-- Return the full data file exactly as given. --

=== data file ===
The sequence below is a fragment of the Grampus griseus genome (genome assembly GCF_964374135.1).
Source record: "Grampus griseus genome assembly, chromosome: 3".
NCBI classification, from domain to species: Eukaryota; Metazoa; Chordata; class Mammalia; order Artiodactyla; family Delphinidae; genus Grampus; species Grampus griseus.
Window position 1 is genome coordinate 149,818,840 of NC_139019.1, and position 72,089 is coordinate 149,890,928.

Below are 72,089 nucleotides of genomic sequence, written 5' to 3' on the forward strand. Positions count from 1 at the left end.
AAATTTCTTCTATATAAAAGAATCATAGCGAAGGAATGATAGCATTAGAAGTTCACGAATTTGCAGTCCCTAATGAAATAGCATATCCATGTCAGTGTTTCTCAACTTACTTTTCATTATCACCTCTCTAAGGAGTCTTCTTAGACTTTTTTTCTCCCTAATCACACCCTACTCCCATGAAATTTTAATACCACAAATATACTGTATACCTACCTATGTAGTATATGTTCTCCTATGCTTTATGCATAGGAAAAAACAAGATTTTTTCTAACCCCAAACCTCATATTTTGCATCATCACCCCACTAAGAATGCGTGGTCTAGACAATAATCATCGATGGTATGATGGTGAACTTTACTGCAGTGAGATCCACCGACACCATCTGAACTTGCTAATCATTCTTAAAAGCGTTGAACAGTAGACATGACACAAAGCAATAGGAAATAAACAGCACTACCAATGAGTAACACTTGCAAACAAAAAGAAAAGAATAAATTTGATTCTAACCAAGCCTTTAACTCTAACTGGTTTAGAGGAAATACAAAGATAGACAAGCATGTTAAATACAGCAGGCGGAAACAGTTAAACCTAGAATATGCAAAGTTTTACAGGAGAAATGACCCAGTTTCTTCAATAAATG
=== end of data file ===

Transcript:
The sequence below is a fragment of the Grampus griseus genome (genome assembly GCF_964374135.1).
Source record: "Grampus griseus genome assembly, chromosome: 3".
NCBI classification, from domain to species: Eukaryota; Metazoa; Chordata; class Mammalia; order Artiodactyla; family Delphinidae; genus Grampus; species Grampus griseus.
Window position 1 is genome coordinate 149,818,840 of NC_139019.1, and position 72,089 is coordinate 149,890,928.

Below are 72,089 nucleotides of genomic sequence, written 5' to 3' on the forward strand. Positions count from 1 at the left end.
AAATTTCTTCTATATAAAAGAATCATAGCGAAGGAATGATAGCATTAGAAGTTCACGAATTTGCAGTCCCTAATGAAATAGCATATCCATGTCAGTGTTTCTCAACTTACTTTTCATTATCACCTCTCTAAGGAGTCTTCTTAGACTTTTTTTCTCCCTAATCACACCCTACTCCCATGAAATTTTAATACCACAAATATACTGTATACCTACCTATGTAGTATATGTTCTCCTATGCTTTATGCATAGGAAAAAACAAGATTTTTTCTAACCCCAAACCTCATATTTTGCATCATCACCCCACTAAGAATGCGTGGTCTAGACAATAATCATCGATGGTATGATGGTGAACTTTACTGCAGTGAGATCCACCGACACCATCTGAACTTGCTAATCATTCTTAAAAGCGTTGAACAGTAGACATGACACAAAGCAATAGGAAATAAACAGCACTACCAATGAGTAACACTTGCAAACAAAAAGAAAAGAATAAATTTGATTCTAACCAAGCCTTTAACTCTAACTGGTTTAGAGGAAATACAAAGATAGACAAGCATGTTAAATACAGCAGGCGGAAACAGTTAAACCTAGAATATGCAAAGTTTTACAGGAGAAATGACCCAGTTTCTTCAATAAATG